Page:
This is another misconception I’ve dealt with in other areas of the course, specifically with density and weight. Even though teachers do their best to differentiate between vocabulary words so as to help the students know what terms are used when, it never seems to fail that students use some words interchangeably despite it being incorrect. This is something that should be fixed as soon as a teacher hears the words being mixed up, and can cause confusion further on.
There are some words though that can have multiple meanings as well. In the list, they use the example of the word “substance.” Personally, I’ve seen the word “create” cause students problems – matter is neither created nor destroyed, and then asking students what product is created. With “create,” I didn’t consider that students would get confused about it, and ended up getting students telling me that “no product was created, because matter is not created or destroyed.”
Even though the misconception students had here was use of incorrect terms, I’ve seen that students initially think the solution exhibited a color change. I’ve had explain that it did not turn colors, but that a new substance formed and that it was a solid. Many students I’ve interacted with also don’t realize right off that a precipitate had formed, and assumed the solution itself got murky (this was mentioned briefly on the list). I had to explain to these students that precipitate solids are very, very fine powders, and that the murky look means that a precipitate had indeed formed.
I didn’t realize that students often think that stuff just disappears when it dissolved. In the study done to create the list, more than half of the students in most age groups (unless I read incorrectly) believed that the sugar dissolved in water disappeared, as did its mass; the students thought the mass of the sugar water would be less once the sugar was dissolved.
I never would have considered this to be a misconception with dissolving. It is so important to stress the Law of Conservation of Mass/Matter, and I will definitely make a point to stress it in talking about dissolving.
The list also discusses students confusing the terms “melting” and “dissolving,” something I also would not have realized may be a problem.
Misconceptions about acids, bases, and neutralization
While not surprising, I would like to share the five main misconceptions that were outlined in the list:
- An acid is something which eats material away or which can burn you
- Testing for acids can only be done by trying to eat something away
- Neutralization is the breakdown of an acid or something changing from an acid
- The difference between a strong and a weak acid is that strong acids eat material away faster than a weak acid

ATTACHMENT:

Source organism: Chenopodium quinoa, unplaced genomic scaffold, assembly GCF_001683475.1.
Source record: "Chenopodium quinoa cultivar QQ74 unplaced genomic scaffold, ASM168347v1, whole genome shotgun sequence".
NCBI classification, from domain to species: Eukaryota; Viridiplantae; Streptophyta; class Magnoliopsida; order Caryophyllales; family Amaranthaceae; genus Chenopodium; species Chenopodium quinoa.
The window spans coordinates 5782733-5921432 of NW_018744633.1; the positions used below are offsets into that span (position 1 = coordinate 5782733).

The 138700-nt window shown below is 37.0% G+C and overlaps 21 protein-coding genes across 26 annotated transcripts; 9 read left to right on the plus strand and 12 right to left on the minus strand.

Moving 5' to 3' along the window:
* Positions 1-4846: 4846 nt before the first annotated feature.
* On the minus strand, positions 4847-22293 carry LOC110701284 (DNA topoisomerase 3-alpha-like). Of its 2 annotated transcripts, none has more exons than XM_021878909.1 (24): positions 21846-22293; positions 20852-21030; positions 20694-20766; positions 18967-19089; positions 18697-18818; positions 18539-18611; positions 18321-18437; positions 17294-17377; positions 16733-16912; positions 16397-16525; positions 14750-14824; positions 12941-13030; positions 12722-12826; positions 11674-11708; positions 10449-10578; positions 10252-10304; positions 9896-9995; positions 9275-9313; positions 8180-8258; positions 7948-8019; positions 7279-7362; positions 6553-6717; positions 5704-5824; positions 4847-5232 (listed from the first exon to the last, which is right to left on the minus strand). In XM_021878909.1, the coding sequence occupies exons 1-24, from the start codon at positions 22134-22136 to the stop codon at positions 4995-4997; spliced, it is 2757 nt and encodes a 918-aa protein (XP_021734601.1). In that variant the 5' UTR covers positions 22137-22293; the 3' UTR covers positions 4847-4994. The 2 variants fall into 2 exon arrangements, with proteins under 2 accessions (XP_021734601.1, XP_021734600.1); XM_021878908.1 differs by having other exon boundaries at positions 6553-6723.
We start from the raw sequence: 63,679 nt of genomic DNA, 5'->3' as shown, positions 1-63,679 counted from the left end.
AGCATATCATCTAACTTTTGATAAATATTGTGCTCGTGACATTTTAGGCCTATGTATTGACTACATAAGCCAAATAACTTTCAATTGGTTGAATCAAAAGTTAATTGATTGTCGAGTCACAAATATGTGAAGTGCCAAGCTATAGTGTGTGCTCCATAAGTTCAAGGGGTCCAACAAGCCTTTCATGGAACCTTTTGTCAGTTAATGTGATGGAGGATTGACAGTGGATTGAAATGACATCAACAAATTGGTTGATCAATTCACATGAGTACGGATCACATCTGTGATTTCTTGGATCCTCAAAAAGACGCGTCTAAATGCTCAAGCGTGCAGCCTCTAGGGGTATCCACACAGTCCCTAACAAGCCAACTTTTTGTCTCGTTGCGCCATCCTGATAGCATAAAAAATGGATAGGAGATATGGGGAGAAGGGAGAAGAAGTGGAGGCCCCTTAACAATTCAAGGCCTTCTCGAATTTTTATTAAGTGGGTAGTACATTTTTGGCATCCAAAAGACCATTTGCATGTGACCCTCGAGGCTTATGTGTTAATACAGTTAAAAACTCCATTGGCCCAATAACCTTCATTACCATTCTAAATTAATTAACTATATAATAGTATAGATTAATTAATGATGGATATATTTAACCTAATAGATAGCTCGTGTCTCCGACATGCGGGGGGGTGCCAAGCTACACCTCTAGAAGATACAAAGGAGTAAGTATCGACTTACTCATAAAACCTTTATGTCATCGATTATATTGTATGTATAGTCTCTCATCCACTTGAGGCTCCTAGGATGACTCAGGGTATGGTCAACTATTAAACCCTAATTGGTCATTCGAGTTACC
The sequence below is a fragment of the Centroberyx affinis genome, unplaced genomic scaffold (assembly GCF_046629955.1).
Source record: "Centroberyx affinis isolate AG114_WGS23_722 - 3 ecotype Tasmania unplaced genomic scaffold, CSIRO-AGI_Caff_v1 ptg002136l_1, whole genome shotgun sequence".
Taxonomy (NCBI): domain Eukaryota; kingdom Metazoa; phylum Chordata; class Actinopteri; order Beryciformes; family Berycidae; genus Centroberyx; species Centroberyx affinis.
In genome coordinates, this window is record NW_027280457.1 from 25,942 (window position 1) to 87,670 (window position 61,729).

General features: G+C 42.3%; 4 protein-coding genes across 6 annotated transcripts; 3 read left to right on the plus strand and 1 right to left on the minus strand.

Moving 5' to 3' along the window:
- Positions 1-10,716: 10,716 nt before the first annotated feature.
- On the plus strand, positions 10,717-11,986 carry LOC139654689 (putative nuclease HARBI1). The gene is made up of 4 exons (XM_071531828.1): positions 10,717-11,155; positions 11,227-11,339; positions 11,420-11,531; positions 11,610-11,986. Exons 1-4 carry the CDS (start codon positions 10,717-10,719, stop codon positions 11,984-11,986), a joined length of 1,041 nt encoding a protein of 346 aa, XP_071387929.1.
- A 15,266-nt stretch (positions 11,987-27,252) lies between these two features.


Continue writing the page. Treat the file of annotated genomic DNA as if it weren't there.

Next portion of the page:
- A base is something which makes up an acid
I will admit that before I learned about acids and bases, I shared some of this misconceptions myself, namely 1 and 4. And while I did know that acids and bases were different, I assumed that bases were safer and would not burn whereas acids would.
The first three misconceptions can easily be explained as coming from television shows where acid is used to destroy. The last two misconceptions may come from the words used, such as strong, weak, and base. Students, thinking that acid eats stuff, would think that a strong acid would be better at it than a weak acid. They also know that a base is like the starting material, rather than being a new term that describes a different type of substance.
A “dynamic” equilibrium
This is a biggie when it comes to reaction rates, if students cover this in basic chemistry. Up through college I assumed that once a reaction is finished, the product(s) just sit there. In actuality the molecules continue moving around, and bonds are constantly being made and broken. When a reaction “finishes,” it is at equilibrium. Chemical reactions are still occurring because of the energy of the molecules, but the equilibrium stays constant – the amounts of reactants and products in the system are the same at any one time when at equilibrium.
I really, really liked this list and the information it provided. I did not include all of the material it provided, and I recommend a good read through for any science teachers looking for ways to approach misconceptions in their classroom. This list had a lot of really good information, and I’m actually tempted to print it out and keep a physical copy for myself!
*It should be noted that I got the list on this webpage.